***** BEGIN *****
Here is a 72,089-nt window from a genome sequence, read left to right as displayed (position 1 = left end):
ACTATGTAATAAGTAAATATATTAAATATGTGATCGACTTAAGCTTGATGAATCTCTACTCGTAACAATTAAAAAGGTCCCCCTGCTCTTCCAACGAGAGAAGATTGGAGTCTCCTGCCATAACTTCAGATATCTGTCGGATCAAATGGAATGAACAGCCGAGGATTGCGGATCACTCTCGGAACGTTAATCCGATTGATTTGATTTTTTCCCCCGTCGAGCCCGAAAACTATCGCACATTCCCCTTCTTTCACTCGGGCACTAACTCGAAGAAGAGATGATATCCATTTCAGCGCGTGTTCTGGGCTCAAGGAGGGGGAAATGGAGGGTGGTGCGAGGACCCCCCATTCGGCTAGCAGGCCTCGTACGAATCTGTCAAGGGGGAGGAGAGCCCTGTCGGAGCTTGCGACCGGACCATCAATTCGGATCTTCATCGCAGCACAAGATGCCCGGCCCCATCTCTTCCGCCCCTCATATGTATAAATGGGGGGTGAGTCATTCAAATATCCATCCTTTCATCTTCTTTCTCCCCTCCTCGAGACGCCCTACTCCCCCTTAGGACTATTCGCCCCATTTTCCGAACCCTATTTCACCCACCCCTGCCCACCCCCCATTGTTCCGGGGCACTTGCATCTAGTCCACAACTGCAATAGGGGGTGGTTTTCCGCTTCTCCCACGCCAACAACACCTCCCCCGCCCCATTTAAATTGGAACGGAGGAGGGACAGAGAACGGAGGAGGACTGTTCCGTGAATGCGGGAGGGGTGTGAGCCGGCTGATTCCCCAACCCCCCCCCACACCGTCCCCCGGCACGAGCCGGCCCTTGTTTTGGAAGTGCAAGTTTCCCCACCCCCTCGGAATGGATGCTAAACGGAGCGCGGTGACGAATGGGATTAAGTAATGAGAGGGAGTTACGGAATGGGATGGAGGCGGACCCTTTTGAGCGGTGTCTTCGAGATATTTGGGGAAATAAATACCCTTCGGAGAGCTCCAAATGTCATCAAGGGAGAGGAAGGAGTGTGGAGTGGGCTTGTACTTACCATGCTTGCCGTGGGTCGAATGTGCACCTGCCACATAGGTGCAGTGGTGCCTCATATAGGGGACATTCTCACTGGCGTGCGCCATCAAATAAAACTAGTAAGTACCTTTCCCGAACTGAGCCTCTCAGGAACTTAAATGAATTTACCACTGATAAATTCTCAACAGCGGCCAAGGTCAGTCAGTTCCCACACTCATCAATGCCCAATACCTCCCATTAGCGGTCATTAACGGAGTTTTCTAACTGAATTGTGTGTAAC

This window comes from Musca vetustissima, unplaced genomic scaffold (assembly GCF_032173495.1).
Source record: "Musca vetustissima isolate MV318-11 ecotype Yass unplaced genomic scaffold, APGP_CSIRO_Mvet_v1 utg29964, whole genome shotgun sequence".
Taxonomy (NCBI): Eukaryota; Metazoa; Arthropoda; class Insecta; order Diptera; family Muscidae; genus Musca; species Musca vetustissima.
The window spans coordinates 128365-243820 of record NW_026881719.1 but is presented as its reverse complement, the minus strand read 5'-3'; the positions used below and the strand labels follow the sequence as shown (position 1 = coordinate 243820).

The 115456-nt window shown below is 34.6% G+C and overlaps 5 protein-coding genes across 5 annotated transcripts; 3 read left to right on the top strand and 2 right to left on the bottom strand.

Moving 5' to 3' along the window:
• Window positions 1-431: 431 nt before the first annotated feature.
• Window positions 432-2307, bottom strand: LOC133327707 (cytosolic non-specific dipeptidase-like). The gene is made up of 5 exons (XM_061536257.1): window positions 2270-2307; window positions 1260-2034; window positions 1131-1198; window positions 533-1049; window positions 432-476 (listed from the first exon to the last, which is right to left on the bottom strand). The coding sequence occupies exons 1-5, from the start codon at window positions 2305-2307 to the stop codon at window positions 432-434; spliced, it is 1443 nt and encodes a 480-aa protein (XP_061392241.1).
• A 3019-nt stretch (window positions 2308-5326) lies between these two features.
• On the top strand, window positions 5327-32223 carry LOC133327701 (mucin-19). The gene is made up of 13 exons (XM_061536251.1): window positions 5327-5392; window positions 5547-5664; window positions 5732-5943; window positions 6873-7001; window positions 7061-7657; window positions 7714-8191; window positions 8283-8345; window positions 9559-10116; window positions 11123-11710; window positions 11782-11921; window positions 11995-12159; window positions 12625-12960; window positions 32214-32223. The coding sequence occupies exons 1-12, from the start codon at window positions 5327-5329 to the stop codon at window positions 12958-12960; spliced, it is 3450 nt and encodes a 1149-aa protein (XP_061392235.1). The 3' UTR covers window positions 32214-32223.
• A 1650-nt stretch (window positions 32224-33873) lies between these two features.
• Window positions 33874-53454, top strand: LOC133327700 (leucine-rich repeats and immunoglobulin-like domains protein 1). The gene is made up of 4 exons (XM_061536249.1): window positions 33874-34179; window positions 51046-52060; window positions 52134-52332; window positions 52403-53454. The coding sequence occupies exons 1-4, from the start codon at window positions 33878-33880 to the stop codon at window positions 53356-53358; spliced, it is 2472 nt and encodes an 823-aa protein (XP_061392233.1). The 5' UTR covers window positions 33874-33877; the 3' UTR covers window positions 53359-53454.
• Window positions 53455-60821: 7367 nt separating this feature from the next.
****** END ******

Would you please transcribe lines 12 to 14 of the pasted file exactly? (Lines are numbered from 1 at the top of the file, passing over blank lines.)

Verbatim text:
• On the top strand, window positions 5327-32223 carry LOC133327701 (mucin-19). The gene is made up of 13 exons (XM_061536251.1): window positions 5327-5392; window positions 5547-5664; window positions 5732-5943; window positions 6873-7001; window positions 7061-7657; window positions 7714-8191; window positions 8283-8345; window positions 9559-10116; window positions 11123-11710; window positions 11782-11921; window positions 11995-12159; window positions 12625-12960; window positions 32214-32223. The coding sequence occupies exons 1-12, from the start codon at window positions 5327-5329 to the stop codon at window positions 12958-12960; spliced, it is 3450 nt and encodes a 1149-aa protein (XP_061392235.1). The 3' UTR covers window positions 32214-32223.
• A 1650-nt stretch (window positions 32224-33873) lies between these two features.
• Window positions 33874-53454, top strand: LOC133327700 (leucine-rich repeats and immunoglobulin-like domains protein 1). The gene is made up of 4 exons (XM_061536249.1): window positions 33874-34179; window positions 51046-52060; window positions 52134-52332; window positions 52403-53454. The coding sequence occupies exons 1-4, from the start codon at window positions 33878-33880 to the stop codon at window positions 53356-53358; spliced, it is 2472 nt and encodes an 823-aa protein (XP_061392233.1). The 5' UTR covers window positions 33874-33877; the 3' UTR covers window positions 53359-53454.